In order to protect aerodromes against these hazards, safeguarding maps include, in addition to the requirements related to the height of buildings and structures, a dotted circle, with a 13 kilometre radius in the case of civil aerodromes and an eight mile (about 12.87 kilometre) radius in the case of military aerodromes, centred on the safeguarded aerodrome reference point to indicate the area within which developments likely to attract birds require similar consultation. Local planning authorities are required to consult the relevant consultee before granting planning permission for any development within the relevant radius of an officially safeguarded civil or military aerodrome which is likely to attract birds. Whether or not a development is likely to attract birds will depend on a number of factors. A local planning authority will need to consider not only the individual potential bird attractant features of a proposed development but also whether the development, when combined with existing land features, will make the safeguarded area, or parts of it, more attractive to birds or create a hazard such as bird flightlines across aircraft flightpaths.





Gatwick Airport’s

A Second Runway for Gatwick Appendix A10 Biodiversity

May 2014 for the Airports Commission

In practical terms, measures are taken to deny birds feeding, nesting, loafing and roosting through careful design, good estate management and use of dispersal action/scaring where necessary. There are restrictions with respect to planting trees, landscaping, and also in relation to the planting palette, e.g. that the species used should not be berry bearing. New ponds or open water courses are generally required to be netted to prevent bird hazard. 3.9 The Airport is required to be consulted by the Local Planning Authorities on proposed developments that have the potential to be bird attractant within 13 km of the aerodrome.


We remain fully committed to the maintenance of diverse habitats in and alongside the River Mole, and likewise in areas of countryside that we own to the east of the railway, subject to aerodrome safeguarding requirements which, for example, require us to avoid the use of plant species, or the creation of habitats, attractive to large flocking birds. We also have a commitment to replace trees that are lost as a consequence of airport development and, as well as attending to the land within our ownership, we support good countryside management in Gatwick’s vicinity’.


The Airport will continue to be required to control and where possible reduce bird hazard within and around its environs and the CAA will expect that bird hazard is not increased as a result of the proposals as per the directive in CAP772. This will require an understanding of the risks the present habitat poses to aircraft operations, and also the context of the development in respect of the mosaic of surrounding habitats in the Low Weald NCA. In developing proposals Gatwick will consult with the CAA, Natural England and the Environment Agency.


The on-site grassland provides particular opportunities for mitigation and enhancement of airfield grasslands, even though the areas concerned are managed carefully by the Airport to reduce bird hazard. These grassland areas can be designed to have low nutrient soils, which in the longer term (10 years or so) would effectively develop into low productivity lowland grassland. It is recognized that the mowing regime would militate against achieving high floral diversity. Nevertheless, the large area coupled with an appropriate management regime would achieve an equivalent resource to that being displaced by the airport extension. Despite close wildlife hazard management by Airports, such airside grasslands have been known to develop to support population of Brown Hare and Skylark. [!!!]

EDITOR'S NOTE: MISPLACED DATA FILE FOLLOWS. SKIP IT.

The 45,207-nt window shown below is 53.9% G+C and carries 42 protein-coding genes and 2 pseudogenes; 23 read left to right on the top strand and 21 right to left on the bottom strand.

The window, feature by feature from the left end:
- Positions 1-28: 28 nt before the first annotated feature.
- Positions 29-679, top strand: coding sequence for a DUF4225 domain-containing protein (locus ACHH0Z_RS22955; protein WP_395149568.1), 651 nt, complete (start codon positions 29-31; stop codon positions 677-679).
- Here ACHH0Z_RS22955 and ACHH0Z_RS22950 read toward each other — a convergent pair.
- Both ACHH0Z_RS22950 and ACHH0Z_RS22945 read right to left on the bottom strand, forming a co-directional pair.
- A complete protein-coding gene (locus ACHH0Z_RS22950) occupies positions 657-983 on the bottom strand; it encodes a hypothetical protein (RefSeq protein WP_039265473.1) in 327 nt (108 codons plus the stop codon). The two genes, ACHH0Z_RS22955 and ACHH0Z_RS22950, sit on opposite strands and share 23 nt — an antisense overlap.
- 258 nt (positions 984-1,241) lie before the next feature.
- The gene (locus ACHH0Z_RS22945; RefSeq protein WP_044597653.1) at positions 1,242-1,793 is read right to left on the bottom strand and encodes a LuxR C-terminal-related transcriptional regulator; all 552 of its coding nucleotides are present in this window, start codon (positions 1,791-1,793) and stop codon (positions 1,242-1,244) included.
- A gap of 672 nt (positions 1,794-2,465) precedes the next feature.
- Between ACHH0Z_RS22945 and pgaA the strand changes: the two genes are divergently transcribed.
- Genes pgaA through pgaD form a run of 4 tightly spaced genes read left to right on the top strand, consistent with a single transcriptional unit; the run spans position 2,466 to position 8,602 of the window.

In circumstances where new habitat is proposed to offset that which is lost, the CAA will require to be consulted closely as will Natural England and the Environment Agency, so as to ensure that risks from Bird Hazard are not increased.





Information from Biggin Hill airport on its rights as a statutory consultee, on planning applications within a 13 km radius of the airport:

This states (some extracts below) :

Birdstrike – controlling developments (e.g. water features and waste disposal sites) which have the potential to increase the number of birds or the bird hazard risk.

The Local Planning Authority is required to consult the Airport, when considering developments where the height of a proposed building or structure would exceed the level indicated on the safeguarding map.

The map also includes a dotted circle with a 13km radius, around Biggin Hill Airport to indicate the area within which developments likely to attract birds require consultation of the Airport. Such applications include: facilities for handling compaction, treatment or disposal of household or commercial wastes, the creation or modification of areas of water such as reservoirs, lakes, ponds, wetlands and marshes, nature reserves and bird sanctuaries, and sewage disposal and treatment plant. Applications for development of this nature should be accompanied by a Birdstrike Hazard Assessment.

Consultation is required not just on full or outline planning applications, but for an application for the amendment of an outline planning permission or an application for the removal or modification of conditions imposed on a previous planning permission.

When consulted on the type of proposed developments outlined above, the Airport considers whether the proposals could compromise the safe operation of the Airport, impair the performance of aircraft, airport navigation or Instrument Flight Procedures or cause a birdstrike hazard. The Airport will respond in writing to the relevant Local Planning Authority accordingly. If the Airport has insufficient information to consider the proposed development they will submit a holding objection to the Local Planning Authority requesting further information. This could delay the determination of a planning application.




See earlier:

Birds of prey and robot bird being used to keep birds away from airports